HUGO — After receiving hundreds of phone calls and many emails from all over the country, the City Council has taken a step “to be proactive” should another protest come to a Hugo neighborhood.
The City Council unanimously voted to adopt a residential picketing ordinance at its Sept. 8 meeting. City Administrator Bryan Bear shared a PowerPoint presentation to offer background on what has occurred up to this point, what steps city officials and the Washington County Sheriff’s Department have taken and what the ordinance means for residents and protestors who may plan to visit the city.
The ordinance is in response to the Black Lives Matter protest that came to town Aug. 15 outside of the home of Minneapolis Police Federation President Bob Kroll, in addition to the “Unity Rally” Aug. 22 at Lions Park. Even though event organizers officially canceled the Aug. 22 rally, a group of about 100 people still gathered at the park. Bear said the group then headed to Kroll’s neighborhood to drive by his home.
“Since these activities have occurred, the city and the sheriff’s department have been evaluating the response and we have been collecting a tremendous amount of feedback on how to make changes in how we respond to these types of events,” Bear said. “Protest activity is relatively new for us in the city of Hugo, and so it is safe to say that we are learning as we go.”
In addition to the phone call and email feedback, city staff, council members, sheriff’s department staff and county attorney staff canvassed the neighborhood affected by the protest to gather input.
“We got a tremendous amount of feedback from residents. They were very open and very eager to share their thoughts,” Bear recalled. “From my own perspective, what I can say is that the feedback was very diverse. We heard a wide range of opinions from residents and it was very emotional. There is a lot of emotion from residents after experiencing protests, everything from fear, to anger, and many other emotions as well.”
Common concerns included traffic and parking, safety, noise and maintaining the right to assemble.
The new ordinance regulates targeted picketing in residential neighborhoods within the city. The ordinance reads in part, “the City Council finds that targeted residential picketing in front of or about a residential dwelling causes emotional distress to the dwelling occupants, obstructs and interferes with the free use of public rights of way and has as its object the harassment of the dwelling occupants … Without resorting to targeted residential picketing, ample opportunities exist for those otherwise engaged in targeted residential picketing to exercise constitutionally protected freedom of speech and expression.”
Council Member Phil Klein said he was in favor of the ordinance. “I know it is important that we must maintain the ability for people to have free speech and to have their right to assemble. That’s what our men and women have fought and died for and that’s what we need to protect,” he said. “People (also) have the right to have tranquility and not be captive in their homes and be held hostage by unwanted guests … This resolution helps encompass what we are trying to achieve and that is getting some tranquility back to our residents and get a feeling of safety; they can feel safe in their homes, can leave and access their property whenever they want to.”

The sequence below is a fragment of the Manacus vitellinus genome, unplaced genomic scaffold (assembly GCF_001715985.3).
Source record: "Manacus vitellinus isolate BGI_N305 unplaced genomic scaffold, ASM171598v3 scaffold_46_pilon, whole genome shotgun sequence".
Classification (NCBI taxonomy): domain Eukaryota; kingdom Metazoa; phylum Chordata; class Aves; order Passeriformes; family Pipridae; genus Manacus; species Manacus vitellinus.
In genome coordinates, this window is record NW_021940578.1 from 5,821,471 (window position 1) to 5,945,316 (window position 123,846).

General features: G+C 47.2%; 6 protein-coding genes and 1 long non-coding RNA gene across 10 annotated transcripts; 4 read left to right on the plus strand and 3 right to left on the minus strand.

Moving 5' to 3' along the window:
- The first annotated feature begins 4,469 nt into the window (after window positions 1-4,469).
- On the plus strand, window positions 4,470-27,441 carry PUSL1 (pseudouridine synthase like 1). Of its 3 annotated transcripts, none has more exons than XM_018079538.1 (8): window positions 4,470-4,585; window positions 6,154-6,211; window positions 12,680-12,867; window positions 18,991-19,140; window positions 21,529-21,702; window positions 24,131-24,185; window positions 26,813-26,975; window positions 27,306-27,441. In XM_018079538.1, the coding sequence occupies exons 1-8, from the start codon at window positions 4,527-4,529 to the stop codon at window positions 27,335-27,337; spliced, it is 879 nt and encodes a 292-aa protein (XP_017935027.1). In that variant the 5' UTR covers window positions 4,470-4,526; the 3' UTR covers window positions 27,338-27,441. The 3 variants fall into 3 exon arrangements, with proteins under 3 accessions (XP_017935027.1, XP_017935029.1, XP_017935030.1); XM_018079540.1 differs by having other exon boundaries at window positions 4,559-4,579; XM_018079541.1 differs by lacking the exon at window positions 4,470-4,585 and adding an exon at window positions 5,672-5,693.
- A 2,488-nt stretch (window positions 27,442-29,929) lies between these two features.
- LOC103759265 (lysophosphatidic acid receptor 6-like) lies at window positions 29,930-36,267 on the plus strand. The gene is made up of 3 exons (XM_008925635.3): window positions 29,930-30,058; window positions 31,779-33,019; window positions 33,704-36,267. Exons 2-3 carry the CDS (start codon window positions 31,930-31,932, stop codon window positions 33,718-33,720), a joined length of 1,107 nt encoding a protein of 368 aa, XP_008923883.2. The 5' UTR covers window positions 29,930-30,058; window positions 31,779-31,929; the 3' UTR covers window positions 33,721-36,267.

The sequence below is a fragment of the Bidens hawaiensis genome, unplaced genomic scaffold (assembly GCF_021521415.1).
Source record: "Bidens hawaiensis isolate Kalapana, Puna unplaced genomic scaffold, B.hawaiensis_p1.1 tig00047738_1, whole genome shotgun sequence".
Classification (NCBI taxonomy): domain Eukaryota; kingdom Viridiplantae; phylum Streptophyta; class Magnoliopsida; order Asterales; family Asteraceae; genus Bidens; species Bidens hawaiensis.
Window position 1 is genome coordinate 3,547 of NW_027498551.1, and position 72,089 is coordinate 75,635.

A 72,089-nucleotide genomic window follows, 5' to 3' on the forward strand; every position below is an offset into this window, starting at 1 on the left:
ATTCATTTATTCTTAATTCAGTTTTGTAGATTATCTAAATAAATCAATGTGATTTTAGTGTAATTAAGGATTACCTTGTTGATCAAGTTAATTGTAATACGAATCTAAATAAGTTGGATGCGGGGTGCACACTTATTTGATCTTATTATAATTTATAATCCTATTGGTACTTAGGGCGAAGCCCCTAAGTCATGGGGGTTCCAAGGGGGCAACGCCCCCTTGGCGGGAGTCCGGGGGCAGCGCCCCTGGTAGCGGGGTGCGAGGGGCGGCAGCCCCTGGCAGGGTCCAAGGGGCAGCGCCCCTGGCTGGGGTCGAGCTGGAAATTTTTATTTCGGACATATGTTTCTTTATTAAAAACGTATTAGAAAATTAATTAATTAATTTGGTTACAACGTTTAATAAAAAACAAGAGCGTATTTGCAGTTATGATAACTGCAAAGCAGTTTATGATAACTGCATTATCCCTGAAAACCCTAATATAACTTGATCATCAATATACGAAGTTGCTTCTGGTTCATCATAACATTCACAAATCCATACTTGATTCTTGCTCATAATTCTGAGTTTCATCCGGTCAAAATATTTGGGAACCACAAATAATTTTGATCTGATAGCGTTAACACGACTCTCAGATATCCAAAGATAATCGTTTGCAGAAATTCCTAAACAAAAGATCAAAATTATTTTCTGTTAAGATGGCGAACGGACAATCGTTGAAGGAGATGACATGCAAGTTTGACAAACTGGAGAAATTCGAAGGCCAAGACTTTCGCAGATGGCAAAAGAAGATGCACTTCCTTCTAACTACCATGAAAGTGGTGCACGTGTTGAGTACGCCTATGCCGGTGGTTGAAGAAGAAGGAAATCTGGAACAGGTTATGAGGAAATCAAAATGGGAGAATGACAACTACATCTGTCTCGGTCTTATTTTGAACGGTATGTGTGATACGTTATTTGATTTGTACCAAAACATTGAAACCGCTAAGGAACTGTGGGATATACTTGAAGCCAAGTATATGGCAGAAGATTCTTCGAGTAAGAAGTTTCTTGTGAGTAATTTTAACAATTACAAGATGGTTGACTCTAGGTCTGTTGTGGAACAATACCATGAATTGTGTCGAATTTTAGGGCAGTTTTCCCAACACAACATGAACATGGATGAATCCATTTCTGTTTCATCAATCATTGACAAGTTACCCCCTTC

Council Member Mike Miron asked whether this would protect the residential neighborhood that surrounds Lions Park. City Attorney David Snyder explained, “The ordinance is narrowly tailored to prohibit targeted residential picketing, by which it means targeting a particular residential structure, so a gathering at a public park in the downtown area would not be violative of the ordinance. If somehow, the intention of the protest was turned or focused to a particular dwelling unit within that area, then it would be subject to the provisions of the ordinance.”
Mayor Tom Weidt wanted to know what would have happened if this ordinance was in effect on Aug. 15 or Aug. 22. Bear explained the main benefit of the ordinance will be the proactive messaging with protest organizers.
“We have learned that most of these protests are not spontaneous. Our thought is that by communicating these types of restrictions in advance of the protest, it may cause them to abide by those restrictions or go to a location where this type of activity may be permitted or not do them all together,” Bear explained. “It does set the ground rules in advance and it would have to cause an organization to intentionally attempt to violate a city ordinance.”
The ordinance will also provide the sheriff’s department with some options in terms of enforcement such as issuing citations or making arrests (in worst-case scenarios).
“This gives us the opportunity to keep it out of a neighborhood, which I think is good. People deserve to have a peaceful place to go to and a peaceful place to call their home without this happening in their neighborhood,” Weidt said. “I do want to make sure that residents know that this isn’t an ordinance that is going to block any activity whatsoever if it crops up again, but it does give us an opportunity to try to head it off with discussion and possibly another avenue to enforce misbehavior afterwards.”
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